SUMMARY OF THE INVENTION Therefore, it is an object of the present invention to provide a computer system which can be feasibly and entirely implemented according to bit slice partitioning techniques.

Another object of the present invention is to provide a computer system implemented in monolithic form wherein the central processing unit time delays are compatible with the high-speed operation of existing and available monolithic memory accessing speeds.

Another object of the present invention is to provide an integrally packaged CPU without a corresponding substantial degradation in system performance.

A further object of the present invention is to provide a monolithic computer system comprising a large-scale integrated memory combined with an integrally packaged central processor so as to avoid traditional processor-memory cable delays.

Another feature of the present invention is to provide a large-scale integrated memory combined with an integrally packaged processor combined with errorcorrection circuitry wherein faulty circuits in the errorcorrection circuitry still provide absolute validity of the system output data.

A further object of the present invention is to provide an integrated circuit computer system in which known error-correction techniques can be extended to virtually, the entire main frame.

Another object of the present invention is to provide an integrally packaged processor-memory or a programmed logic computer (PLC) which greatly simplifies hardware implementation, reduces part number inventory and allows logical alterations by means of programming techniques.

Another object of the present invention is to provide a PLC which is readily adaptable to error-correction techniques, namely, Hamming code and triple modular redundance (TMR) approaches, so as to provide positive and absolute fault location identification and error correction.

The foregoing and other objects, features and advantages of the invention will be apparent from the following more particular description of the preferred embodiments of the invention as illustrated in the accom panying drawings.

BRIEF DESCRIPTION OF THE DRAWINGS FIG. 1 is a schematic perspective view, partially broken away, illustrating bit partitioning of an entire computer system and showing the organization of a largescale integrated circuit memory combined with an integrally packaged processor.

FIGS. 2 and 3 are electrical schematic representations of the elemental quasi-arithmetic means and control circuitry.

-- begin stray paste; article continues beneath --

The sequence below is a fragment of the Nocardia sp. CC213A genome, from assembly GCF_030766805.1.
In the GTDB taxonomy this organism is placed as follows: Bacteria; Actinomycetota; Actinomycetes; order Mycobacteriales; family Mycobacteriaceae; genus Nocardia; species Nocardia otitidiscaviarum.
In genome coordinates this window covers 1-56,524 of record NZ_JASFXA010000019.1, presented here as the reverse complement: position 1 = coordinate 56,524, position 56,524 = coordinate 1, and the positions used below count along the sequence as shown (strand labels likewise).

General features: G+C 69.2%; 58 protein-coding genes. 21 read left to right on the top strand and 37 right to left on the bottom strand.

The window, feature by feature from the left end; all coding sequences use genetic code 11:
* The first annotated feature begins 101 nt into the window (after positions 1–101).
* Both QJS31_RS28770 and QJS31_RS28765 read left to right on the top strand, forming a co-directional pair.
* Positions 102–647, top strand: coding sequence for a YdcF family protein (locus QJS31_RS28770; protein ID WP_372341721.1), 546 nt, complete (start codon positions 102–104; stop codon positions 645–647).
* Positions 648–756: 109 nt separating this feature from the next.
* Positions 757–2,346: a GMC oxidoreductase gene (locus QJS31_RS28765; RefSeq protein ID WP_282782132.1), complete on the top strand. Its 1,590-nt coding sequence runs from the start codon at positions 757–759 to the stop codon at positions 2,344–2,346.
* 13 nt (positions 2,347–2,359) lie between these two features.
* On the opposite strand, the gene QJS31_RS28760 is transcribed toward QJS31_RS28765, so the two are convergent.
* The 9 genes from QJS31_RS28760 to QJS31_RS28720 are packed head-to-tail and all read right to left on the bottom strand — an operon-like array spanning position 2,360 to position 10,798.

FIG. 4 is a schematic representation illustrating the electrical circuitry of the present invention which can be fully implemented into the bit partitioned largescale integrated circuit memory and integrally packaged processing unit comprising duplicative elemental units depicted in FIG. 1.

The present invention provides a monolithic circuit computer system comprising a large-scale integrated circuit memory and integrally packaged elemental central processing unit comprising a plurality of M modules each including decoder means, memory means, elemental quasi-arithmetic means and control circuitry uniquely associated with distinct M bits of data for collectively and universally processing the M bits of data. Error-detection and correction circuitry associated with each of the M modules permits circuit failures to occur in the errorcorrection circuitry without affect ing the validity of the output data.

DESCRIPTION OF THE PREFERRED EMBODIMENTS Now referring to FIG. 1, a monolithic circuit partitioned computer system is shown comprising an electrical interconnection substrate [0 having a plurality of electrical conductors schematically illustrated at 12. A plurality of modules 14 are mounted on the upper surface of the substrate 10 and electrically connected to the conductive paths 12 via a plurality of upper surface metallurgical connections depicted at I6. Each of the modules 14 comprises a memory and decoder section 18 and a quasi-arithmetic and control circuitry section 20.

The electrical interconnection substrate is illustrated as comprising a plurality of multi-level wiring interconnections 12, which in itself do not form part of the present invention, and need not necessarily be restricted to multi-level wiring interconnection packages, but can be implemented with single-level interconnection packages. One suitable muIti-level interconnection package is described in US Application Ser. No. 175.536. filed on Aug. 27, I971, assigned to the same assignee as the present invention and now abandoned.

The multi-level wiring conductors 12 generally provide voltage distribution planes. ground planes, etc., for each of the modules. and also provide specific electrical input/output connections to each of the individual modules 14.

The error-correction circuitry is depicted as being monolithically implemented in a separate module 21. However, if desired. the error-correction circuitry can be located and integrally formed as part of each of the modules [4.